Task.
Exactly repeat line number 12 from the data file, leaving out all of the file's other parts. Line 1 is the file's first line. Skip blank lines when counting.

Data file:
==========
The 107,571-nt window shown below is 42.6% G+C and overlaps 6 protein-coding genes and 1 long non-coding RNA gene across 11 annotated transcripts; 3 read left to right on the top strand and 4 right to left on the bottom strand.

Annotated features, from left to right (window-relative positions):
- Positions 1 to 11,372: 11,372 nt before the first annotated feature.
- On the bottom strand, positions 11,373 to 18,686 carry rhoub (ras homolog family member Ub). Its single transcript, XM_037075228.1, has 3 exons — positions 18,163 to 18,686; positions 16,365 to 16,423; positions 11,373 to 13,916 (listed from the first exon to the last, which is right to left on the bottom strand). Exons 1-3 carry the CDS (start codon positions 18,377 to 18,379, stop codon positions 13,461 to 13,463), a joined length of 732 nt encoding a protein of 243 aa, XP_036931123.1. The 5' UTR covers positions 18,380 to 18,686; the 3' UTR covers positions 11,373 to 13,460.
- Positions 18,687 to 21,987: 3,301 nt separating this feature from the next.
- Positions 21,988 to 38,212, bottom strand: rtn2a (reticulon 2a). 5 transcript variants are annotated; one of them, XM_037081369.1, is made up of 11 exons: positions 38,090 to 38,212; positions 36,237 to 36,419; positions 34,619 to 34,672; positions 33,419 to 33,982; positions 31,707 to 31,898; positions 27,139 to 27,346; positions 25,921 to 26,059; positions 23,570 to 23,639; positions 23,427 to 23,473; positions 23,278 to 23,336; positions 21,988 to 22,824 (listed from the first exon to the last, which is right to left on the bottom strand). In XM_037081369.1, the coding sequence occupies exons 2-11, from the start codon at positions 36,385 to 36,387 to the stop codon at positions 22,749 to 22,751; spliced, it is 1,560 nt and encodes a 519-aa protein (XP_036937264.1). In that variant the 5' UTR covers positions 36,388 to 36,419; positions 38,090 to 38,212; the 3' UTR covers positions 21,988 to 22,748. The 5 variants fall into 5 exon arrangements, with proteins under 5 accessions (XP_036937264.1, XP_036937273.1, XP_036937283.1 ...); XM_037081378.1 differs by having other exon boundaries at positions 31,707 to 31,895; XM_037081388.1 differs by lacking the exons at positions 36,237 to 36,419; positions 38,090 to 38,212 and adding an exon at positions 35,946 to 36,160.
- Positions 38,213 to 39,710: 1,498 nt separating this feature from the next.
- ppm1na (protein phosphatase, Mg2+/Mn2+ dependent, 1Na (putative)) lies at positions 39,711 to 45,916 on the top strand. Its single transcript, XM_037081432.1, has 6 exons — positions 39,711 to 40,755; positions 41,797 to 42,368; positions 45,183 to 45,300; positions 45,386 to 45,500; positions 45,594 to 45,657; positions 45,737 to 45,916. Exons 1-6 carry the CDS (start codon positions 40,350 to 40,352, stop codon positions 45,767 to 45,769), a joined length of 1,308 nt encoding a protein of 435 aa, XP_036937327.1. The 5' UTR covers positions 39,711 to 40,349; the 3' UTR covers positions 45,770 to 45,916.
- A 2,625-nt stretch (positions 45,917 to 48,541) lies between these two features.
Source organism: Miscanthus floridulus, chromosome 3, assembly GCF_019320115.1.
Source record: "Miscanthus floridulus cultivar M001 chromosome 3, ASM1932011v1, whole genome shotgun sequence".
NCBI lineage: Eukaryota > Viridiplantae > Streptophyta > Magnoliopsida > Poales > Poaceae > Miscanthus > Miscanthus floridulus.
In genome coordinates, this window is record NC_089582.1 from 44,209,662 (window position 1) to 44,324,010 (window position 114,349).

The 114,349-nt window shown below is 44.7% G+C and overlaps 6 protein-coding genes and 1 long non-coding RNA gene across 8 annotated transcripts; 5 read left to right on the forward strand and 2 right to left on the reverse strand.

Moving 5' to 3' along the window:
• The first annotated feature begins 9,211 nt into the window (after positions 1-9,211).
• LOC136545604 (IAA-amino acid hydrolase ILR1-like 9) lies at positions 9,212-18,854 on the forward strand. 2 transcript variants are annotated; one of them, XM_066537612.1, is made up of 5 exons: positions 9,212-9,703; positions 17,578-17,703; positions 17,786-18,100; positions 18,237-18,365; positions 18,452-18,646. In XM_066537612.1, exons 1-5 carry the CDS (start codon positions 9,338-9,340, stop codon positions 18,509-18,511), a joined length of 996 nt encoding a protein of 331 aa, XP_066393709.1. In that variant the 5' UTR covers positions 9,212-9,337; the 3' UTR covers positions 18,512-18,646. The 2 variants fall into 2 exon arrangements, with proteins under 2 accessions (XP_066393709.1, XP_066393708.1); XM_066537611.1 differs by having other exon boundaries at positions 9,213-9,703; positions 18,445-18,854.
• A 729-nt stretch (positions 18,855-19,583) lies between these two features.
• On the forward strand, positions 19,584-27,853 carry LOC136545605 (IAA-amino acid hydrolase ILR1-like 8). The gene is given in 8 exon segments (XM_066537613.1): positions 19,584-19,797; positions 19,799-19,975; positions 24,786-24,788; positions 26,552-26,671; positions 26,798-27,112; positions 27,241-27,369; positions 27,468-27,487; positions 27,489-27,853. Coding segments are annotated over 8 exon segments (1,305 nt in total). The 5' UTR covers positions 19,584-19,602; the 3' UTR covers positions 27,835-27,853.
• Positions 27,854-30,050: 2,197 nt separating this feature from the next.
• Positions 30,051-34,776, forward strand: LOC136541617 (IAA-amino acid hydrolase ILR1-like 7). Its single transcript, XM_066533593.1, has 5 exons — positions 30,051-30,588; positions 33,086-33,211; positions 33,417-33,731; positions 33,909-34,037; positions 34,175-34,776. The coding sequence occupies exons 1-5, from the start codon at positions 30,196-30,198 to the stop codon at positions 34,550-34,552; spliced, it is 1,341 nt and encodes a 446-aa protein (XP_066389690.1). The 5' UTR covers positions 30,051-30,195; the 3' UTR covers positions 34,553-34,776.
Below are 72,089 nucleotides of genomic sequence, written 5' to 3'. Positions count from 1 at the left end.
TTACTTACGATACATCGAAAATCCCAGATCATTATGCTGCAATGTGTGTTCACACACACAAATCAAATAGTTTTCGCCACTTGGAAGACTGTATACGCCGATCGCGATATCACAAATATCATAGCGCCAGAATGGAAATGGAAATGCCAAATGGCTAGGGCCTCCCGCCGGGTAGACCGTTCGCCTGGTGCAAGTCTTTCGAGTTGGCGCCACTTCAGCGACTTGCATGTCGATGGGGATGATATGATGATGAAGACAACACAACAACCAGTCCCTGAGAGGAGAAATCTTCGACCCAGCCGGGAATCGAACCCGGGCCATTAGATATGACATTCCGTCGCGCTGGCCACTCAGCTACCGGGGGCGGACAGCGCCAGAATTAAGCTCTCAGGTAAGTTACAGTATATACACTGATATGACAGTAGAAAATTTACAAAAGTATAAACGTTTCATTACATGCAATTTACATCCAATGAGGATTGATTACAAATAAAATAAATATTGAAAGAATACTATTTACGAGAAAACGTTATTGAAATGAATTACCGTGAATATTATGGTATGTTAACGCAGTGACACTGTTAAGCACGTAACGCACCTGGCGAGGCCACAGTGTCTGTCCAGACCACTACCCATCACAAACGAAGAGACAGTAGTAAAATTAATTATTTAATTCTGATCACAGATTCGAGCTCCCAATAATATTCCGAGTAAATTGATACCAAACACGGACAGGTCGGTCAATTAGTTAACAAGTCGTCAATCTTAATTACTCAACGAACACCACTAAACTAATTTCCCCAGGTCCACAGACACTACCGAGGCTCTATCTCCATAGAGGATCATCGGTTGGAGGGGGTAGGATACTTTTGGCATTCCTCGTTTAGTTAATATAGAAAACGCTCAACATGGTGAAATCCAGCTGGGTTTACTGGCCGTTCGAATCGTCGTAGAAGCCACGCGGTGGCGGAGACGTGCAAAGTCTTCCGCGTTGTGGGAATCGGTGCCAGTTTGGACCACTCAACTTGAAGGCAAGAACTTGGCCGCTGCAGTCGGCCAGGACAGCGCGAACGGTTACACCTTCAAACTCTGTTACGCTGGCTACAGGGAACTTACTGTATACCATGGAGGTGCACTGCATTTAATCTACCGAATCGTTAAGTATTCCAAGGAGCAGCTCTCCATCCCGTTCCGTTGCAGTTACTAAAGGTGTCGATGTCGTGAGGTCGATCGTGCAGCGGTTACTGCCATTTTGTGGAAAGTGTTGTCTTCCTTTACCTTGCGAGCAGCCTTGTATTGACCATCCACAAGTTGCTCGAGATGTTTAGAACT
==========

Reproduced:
NCBI lineage: Eukaryota > Viridiplantae > Streptophyta > Magnoliopsida > Poales > Poaceae > Miscanthus > Miscanthus floridulus.